Posted on Nov 17, 2013
SSG Student
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Currently, I have been deployed for about 7 months and our unit is nearing the end of this tour. I have done a great job at going to the gym, completing coorespondance in my off time etc.

What are some of the best ways to not only eat up the calendar but, not become complacent in the final months of your deployment?
Posted in these groups: Imgres Deployment
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Responses: 6
SFC Information Assurance Ncoic
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You have to continue to follow your deployment schedule and not develop the attitude of I can miss one day.  Keep doing what you've been doing and try not to think of it as the end of the Deployment.  Avoid short timers attitude at all costs.
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SSG Student
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9 y

Thats exactly what I was trying to avoid was short timers. I know missing a day only makes it harder to start back up again. Kind of like when running in a formation you stop running once it makes it easier to stop running again.

Thanks for the encouragement SFC!

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SFC Division Spectrum Chief
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Change up your workout routine. Have you completed SSD, maxe correspondence courses. college? Are there any MOS related certifications that you can complete? You can go online to the ACT and complete your IDP. Do you plan on staying in your current unit or have you started working your next assignment? There are always things that you can accomplish.
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SSG Student
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9 y

I have completed SSD, I maxxed out my Coorespondace as well. I attempted to identify Military Education classes online but found that most if not all are residency only. I am also a full-time college student. Classes end here in 2 weeks for me. I am not so familiar with ACT. the few times I logged in i couldnt figure out how to find the IDP nor if I had to register for classes or they would automatically update based on my MOS and current completion status' of the training I have had.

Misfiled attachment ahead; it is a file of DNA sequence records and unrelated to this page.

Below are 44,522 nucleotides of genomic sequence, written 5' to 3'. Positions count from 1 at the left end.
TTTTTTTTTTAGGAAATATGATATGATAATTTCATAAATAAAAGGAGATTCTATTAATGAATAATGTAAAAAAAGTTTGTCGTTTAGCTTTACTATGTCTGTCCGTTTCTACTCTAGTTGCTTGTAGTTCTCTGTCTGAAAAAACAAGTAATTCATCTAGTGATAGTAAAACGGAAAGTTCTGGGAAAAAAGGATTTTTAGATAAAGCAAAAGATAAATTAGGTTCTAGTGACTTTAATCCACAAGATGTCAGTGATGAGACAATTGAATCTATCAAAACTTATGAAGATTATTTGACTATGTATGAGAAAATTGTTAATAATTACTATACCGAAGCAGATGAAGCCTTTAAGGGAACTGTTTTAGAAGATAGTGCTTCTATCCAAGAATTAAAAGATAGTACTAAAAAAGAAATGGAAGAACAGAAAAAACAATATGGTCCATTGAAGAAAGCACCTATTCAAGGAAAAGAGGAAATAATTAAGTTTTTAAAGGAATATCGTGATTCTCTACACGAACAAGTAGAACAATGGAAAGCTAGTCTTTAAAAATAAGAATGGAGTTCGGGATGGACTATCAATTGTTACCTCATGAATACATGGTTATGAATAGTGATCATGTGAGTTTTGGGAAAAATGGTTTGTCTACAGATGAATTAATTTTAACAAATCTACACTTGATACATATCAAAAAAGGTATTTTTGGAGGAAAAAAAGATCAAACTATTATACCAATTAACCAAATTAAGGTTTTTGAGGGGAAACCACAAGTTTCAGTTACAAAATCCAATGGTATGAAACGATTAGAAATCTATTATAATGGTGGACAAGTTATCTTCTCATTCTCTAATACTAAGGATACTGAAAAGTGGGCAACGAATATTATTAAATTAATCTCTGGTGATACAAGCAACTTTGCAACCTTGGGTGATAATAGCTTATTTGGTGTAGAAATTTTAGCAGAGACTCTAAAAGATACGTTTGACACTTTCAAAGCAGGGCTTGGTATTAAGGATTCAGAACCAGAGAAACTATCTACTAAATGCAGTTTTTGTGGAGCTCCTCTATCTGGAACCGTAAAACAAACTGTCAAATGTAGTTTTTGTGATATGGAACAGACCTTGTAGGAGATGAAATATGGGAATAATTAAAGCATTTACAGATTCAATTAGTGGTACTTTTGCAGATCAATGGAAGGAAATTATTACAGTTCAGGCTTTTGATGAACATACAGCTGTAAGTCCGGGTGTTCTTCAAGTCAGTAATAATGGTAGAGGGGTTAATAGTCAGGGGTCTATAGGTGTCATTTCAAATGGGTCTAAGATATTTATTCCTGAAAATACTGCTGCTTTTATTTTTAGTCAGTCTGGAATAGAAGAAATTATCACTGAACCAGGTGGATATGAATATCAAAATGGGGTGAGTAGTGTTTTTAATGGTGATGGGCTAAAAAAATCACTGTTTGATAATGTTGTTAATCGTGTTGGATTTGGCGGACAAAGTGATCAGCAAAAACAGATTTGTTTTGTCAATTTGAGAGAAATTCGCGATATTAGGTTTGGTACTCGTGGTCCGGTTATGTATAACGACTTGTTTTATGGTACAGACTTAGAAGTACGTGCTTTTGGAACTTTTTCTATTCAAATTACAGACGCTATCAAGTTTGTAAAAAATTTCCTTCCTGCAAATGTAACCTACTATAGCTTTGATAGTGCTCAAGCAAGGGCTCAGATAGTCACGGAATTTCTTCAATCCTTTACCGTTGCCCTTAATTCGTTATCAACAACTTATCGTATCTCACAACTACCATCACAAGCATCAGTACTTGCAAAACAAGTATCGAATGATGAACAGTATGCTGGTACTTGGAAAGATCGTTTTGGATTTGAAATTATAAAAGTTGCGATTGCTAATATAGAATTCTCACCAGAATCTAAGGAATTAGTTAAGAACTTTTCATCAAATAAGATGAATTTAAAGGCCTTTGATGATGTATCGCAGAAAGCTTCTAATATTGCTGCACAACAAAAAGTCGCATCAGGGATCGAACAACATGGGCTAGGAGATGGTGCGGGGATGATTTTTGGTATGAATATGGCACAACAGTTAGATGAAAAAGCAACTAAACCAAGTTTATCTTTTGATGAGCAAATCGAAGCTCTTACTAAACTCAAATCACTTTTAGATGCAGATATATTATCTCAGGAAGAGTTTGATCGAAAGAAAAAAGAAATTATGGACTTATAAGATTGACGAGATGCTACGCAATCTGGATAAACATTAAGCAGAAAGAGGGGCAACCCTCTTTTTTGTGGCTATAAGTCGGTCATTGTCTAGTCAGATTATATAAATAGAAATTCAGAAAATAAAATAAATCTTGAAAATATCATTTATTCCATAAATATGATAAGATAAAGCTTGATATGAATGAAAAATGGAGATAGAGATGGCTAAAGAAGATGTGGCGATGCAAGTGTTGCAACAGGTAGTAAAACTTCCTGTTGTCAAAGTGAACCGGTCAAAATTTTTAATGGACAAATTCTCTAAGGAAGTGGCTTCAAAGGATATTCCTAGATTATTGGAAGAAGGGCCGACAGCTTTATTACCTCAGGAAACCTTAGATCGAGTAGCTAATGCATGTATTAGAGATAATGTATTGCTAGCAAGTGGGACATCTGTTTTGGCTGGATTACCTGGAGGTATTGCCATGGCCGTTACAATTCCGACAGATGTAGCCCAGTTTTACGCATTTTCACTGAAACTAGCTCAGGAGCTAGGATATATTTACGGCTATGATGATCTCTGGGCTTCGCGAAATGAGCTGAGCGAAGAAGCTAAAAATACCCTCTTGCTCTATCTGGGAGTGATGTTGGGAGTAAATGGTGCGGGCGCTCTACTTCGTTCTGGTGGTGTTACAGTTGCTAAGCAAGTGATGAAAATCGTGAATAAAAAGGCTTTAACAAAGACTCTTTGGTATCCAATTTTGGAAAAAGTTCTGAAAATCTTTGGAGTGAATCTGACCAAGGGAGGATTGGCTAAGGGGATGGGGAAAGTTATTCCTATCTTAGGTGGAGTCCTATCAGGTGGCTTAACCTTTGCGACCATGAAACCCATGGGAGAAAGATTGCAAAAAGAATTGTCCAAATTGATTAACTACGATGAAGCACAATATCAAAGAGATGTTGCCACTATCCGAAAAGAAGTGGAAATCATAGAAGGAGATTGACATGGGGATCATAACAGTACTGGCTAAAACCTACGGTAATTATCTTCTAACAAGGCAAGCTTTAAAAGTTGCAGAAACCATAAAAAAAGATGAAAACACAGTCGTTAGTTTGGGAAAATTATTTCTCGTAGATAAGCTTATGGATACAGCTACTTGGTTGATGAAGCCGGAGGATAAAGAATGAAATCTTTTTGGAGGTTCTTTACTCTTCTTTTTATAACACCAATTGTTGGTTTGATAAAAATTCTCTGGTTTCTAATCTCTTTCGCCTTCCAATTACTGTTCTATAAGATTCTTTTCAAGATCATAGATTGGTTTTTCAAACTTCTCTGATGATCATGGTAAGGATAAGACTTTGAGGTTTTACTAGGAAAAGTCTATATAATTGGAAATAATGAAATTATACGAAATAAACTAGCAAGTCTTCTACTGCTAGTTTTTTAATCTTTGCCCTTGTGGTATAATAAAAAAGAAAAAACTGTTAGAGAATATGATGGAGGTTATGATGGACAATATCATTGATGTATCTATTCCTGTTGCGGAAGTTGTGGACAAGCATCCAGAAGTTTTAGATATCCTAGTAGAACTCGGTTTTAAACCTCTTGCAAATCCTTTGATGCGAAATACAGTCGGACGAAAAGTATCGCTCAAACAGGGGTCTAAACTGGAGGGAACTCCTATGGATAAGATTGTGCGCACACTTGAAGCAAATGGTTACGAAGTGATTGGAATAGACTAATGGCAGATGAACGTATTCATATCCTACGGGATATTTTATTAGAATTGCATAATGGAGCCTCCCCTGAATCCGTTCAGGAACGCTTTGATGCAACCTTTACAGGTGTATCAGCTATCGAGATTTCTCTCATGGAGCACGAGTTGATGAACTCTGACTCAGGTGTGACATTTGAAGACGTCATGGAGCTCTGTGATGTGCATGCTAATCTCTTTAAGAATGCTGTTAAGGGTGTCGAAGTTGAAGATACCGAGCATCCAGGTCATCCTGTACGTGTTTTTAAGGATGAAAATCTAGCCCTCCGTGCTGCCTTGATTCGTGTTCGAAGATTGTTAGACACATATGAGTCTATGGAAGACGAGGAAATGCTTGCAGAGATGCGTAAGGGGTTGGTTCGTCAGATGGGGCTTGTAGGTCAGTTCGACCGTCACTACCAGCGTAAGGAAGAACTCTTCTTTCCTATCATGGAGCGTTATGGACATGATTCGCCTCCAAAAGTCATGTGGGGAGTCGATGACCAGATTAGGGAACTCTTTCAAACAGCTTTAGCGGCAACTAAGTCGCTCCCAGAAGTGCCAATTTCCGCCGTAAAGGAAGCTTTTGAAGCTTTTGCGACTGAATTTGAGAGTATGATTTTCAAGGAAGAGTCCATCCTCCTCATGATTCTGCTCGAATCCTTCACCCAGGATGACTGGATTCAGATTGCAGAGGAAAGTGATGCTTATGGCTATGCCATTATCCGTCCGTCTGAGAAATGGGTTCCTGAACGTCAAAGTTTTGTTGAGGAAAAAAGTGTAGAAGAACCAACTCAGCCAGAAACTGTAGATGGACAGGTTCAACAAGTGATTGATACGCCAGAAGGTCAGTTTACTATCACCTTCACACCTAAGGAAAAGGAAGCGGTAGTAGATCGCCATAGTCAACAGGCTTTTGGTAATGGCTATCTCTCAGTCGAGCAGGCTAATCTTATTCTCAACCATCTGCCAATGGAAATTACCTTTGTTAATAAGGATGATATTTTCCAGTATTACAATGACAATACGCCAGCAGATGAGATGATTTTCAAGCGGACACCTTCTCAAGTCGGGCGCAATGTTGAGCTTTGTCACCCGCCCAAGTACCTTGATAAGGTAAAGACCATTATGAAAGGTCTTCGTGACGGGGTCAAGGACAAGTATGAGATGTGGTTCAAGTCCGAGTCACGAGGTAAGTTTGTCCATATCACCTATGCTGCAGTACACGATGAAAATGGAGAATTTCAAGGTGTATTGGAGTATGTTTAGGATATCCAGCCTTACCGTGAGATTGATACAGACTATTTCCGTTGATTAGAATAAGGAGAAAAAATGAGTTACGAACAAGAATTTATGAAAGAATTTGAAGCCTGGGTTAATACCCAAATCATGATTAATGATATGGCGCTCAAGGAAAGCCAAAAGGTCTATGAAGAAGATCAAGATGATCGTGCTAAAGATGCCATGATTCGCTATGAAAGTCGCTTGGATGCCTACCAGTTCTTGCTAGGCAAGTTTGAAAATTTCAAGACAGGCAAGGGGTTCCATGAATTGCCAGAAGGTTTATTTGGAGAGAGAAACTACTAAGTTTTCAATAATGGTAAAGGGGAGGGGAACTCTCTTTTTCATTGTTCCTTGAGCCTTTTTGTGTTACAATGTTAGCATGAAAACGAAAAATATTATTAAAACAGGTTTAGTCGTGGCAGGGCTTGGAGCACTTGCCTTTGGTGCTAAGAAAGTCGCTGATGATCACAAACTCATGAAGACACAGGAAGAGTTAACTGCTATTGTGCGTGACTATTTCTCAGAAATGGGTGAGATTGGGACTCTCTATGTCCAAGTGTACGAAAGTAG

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SGT William B.
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Train and read everything you can about different parts of the world.  While yes, conventional warfare akin to past wars is certainly a possibility, the likelihood of becoming embroiled in another conflict centered upon establishing legitimate governance and counter-insurgency operations is much more likely, in my opinion.  Read FM 3-24, Counter-Insurgency, which again in my humble opinion, is the greatest Army field manual ever written.  From second-hand accounts and reading lessons learned over the past twelve (almost thirteen) years, we as a military were consistently woefully under-prepared for establishing a state after toppling the previous regimes.

By reading more about the different styles of governance, cultures, customs, etc., you can better prepare yourself to be an expert in that area should the need to deploy there arise in the future.  The strategic focus mainstays like Europe and South Korea will almost certainly continue to be an emphasis in our foreign policy decisions and military posture, but take notice of other opportunities, such as the African continent and the Philippines.  Learn everything you can about them, because ultimately, we (again, in my opinion) will not achieve a true victory over our enemies in OEF because we only learned how to destroy a government and its people, instead of how to raise them up and make them self-sufficient.  Note that it is also incredibly important to quickly lose your biases and prejudices against people of other nationalities, races, ethnicities, tribes, religious beliefs, etc.  It's hard to sell the idea that you are there to help them if you or your soldiers alienate them through belittling them, their culture, etc.  Also make sure your joes understand that those same prejudices and the proliferation thereof is completely unacceptable.

Learning other skills and acquiring more diverse skillsets is an incredibly healthy thing to do as well.  In your particular field, there is an incredible amount of diversity that you can achieve if you choose to.  Some of the guys I work with in Bagram are brilliant in so many ways than just what the Army taught them, and the importance of learning to leverage those unanticipated strengths with your unit's needs or the capabilities of your troops cannot be stressed enough.

BLUF: Learn everything you can; knowledge truly is power, and combined with experience.  As one of my favorite author's wrote: "Specialization is for insects."
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SSG Student
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FM-3-24 sounds like a good read, and your right another military conflict in the near future does seem more predicatable than not.
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